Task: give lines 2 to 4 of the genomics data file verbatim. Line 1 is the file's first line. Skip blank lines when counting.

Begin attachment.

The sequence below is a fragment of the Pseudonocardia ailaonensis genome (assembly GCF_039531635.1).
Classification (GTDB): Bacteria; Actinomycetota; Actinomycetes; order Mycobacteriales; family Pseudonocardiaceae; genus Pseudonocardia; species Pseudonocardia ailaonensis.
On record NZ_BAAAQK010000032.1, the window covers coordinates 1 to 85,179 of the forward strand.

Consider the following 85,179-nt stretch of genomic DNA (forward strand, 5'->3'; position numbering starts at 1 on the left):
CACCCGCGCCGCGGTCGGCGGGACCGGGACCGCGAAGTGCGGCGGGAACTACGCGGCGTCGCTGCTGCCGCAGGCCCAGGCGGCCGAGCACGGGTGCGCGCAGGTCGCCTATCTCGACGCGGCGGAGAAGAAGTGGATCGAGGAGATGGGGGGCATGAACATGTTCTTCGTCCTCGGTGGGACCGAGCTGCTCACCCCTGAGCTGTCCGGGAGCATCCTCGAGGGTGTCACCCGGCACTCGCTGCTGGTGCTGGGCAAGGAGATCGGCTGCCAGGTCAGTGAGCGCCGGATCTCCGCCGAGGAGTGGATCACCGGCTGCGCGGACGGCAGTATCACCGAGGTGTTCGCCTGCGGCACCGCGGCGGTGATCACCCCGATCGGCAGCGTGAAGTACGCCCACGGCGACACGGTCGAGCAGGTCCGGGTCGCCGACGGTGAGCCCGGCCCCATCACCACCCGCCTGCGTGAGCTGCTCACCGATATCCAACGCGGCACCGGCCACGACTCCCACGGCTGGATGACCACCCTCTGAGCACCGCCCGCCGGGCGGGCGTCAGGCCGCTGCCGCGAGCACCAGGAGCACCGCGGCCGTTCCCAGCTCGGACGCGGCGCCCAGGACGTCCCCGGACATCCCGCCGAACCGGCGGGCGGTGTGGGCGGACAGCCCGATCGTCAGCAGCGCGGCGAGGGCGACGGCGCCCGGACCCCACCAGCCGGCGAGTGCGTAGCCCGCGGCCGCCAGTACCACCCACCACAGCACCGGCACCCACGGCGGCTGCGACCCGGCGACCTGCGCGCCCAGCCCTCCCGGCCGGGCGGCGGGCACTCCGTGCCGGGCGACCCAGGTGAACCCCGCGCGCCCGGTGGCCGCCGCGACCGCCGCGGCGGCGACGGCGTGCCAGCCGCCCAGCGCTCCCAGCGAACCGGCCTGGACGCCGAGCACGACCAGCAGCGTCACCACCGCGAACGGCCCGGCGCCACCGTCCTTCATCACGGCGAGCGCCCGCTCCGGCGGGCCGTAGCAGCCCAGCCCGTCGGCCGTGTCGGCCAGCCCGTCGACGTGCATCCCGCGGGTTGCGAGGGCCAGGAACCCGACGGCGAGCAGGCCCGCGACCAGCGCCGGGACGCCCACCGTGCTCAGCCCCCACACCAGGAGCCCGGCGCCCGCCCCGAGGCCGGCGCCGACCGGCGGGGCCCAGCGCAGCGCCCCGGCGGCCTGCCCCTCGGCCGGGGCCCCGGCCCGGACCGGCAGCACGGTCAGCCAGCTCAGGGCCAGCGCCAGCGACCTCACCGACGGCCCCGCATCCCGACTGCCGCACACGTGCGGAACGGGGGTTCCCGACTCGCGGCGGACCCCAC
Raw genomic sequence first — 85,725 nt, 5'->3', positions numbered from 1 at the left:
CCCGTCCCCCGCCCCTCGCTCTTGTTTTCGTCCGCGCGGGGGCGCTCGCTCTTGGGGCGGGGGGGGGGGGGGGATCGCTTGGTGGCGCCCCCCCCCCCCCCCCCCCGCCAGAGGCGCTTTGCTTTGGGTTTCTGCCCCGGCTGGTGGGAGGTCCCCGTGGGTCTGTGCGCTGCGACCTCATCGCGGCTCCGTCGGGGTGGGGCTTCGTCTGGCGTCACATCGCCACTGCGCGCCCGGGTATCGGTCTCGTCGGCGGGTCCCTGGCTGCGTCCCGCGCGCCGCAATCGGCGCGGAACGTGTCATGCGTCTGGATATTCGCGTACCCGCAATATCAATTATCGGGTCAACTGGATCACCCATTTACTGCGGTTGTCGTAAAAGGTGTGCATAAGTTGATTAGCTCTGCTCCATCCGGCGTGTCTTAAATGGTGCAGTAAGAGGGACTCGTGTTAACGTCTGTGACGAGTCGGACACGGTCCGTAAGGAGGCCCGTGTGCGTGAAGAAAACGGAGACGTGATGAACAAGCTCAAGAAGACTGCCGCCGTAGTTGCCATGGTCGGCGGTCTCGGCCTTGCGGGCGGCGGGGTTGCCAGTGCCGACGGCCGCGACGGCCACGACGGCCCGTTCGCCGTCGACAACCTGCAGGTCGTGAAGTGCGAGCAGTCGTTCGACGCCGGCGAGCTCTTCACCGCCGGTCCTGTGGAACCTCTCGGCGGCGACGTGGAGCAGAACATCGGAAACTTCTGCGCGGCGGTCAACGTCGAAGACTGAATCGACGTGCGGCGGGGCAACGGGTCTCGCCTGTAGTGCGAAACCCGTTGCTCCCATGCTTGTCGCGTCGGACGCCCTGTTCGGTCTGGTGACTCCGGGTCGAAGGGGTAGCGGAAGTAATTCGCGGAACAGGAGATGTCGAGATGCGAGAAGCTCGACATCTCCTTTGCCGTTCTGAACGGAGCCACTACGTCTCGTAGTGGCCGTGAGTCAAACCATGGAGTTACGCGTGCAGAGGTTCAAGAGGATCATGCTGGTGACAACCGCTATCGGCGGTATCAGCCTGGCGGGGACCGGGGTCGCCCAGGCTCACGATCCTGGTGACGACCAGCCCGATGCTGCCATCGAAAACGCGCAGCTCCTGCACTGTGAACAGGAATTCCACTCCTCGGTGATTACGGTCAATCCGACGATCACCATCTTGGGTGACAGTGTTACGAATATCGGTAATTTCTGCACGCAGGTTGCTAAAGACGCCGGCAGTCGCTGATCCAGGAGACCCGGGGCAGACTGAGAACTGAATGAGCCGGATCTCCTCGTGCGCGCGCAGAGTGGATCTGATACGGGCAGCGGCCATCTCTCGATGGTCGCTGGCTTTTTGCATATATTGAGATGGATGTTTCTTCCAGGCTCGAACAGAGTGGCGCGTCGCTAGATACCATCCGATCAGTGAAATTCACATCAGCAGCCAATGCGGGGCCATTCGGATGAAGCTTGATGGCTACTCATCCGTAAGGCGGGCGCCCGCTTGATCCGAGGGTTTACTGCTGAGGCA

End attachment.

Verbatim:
Classification (GTDB): Bacteria; Actinomycetota; Actinomycetes; order Mycobacteriales; family Pseudonocardiaceae; genus Pseudonocardia; species Pseudonocardia ailaonensis.
On record NZ_BAAAQK010000032.1, the window covers coordinates 1 to 85,179 of the forward strand.

Consider the following 85,179-nt stretch of genomic DNA (forward strand, 5'->3'; position numbering starts at 1 on the left):